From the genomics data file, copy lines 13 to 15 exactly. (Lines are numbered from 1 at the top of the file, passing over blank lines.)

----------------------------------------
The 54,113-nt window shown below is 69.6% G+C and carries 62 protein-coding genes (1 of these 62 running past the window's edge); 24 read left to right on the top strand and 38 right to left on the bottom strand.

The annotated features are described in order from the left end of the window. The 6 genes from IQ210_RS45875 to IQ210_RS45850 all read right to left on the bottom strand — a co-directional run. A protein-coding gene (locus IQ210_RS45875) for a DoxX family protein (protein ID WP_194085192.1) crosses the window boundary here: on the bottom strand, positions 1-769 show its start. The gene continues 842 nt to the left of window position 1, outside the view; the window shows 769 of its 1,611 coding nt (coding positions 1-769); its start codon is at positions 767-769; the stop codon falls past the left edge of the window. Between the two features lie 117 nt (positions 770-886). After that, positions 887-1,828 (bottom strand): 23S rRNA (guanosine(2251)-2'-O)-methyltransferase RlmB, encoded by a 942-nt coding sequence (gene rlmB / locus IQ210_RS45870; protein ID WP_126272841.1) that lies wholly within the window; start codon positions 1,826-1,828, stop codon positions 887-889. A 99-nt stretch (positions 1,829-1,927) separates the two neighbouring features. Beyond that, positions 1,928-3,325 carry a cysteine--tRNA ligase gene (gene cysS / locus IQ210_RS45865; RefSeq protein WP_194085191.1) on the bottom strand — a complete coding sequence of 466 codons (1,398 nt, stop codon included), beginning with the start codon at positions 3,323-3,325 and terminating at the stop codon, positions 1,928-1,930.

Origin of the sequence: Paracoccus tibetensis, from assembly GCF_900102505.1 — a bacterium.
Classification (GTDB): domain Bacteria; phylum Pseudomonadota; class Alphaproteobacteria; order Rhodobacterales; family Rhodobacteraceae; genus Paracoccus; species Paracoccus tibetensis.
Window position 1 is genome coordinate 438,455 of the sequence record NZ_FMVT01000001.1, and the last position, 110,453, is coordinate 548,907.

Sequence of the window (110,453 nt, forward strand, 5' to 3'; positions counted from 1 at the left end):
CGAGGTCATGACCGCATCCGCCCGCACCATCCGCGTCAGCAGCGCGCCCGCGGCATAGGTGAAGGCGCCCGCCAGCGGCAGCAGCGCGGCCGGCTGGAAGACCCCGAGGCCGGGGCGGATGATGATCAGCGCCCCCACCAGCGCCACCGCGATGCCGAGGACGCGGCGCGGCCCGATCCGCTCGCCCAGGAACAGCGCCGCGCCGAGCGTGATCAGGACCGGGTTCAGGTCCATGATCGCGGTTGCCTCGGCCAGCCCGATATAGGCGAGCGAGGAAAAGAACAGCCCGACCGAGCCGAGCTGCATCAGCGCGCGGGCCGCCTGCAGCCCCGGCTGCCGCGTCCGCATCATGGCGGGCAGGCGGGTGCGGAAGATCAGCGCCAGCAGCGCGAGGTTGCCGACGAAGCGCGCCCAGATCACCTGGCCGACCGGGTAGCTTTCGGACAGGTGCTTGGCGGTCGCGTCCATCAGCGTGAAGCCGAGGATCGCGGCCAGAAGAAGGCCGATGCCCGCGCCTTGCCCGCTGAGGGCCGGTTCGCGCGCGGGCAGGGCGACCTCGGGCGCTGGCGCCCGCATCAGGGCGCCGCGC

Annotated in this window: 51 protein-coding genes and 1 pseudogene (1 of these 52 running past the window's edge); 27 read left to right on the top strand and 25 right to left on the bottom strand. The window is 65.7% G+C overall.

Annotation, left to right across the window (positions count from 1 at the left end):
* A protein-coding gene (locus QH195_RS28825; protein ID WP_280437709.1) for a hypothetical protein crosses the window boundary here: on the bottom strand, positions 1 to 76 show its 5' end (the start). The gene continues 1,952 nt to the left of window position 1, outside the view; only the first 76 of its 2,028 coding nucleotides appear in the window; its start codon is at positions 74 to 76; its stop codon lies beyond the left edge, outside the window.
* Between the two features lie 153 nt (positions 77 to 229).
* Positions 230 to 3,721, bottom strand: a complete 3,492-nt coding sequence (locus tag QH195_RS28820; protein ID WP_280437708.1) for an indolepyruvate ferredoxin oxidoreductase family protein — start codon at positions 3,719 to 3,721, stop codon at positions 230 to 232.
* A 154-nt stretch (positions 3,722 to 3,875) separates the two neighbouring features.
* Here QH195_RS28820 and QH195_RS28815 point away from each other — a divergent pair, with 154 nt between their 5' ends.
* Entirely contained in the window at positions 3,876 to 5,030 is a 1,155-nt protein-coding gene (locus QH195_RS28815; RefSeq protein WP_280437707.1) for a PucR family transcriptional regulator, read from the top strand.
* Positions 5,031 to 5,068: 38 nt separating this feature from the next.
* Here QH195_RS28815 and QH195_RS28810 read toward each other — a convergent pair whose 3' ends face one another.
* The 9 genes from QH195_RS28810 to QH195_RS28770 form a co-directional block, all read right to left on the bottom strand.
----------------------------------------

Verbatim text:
* A 154-nt stretch (positions 3,722 to 3,875) separates the two neighbouring features.
* Here QH195_RS28820 and QH195_RS28815 point away from each other — a divergent pair, with 154 nt between their 5' ends.
* Entirely contained in the window at positions 3,876 to 5,030 is a 1,155-nt protein-coding gene (locus QH195_RS28815; RefSeq protein WP_280437707.1) for a PucR family transcriptional regulator, read from the top strand.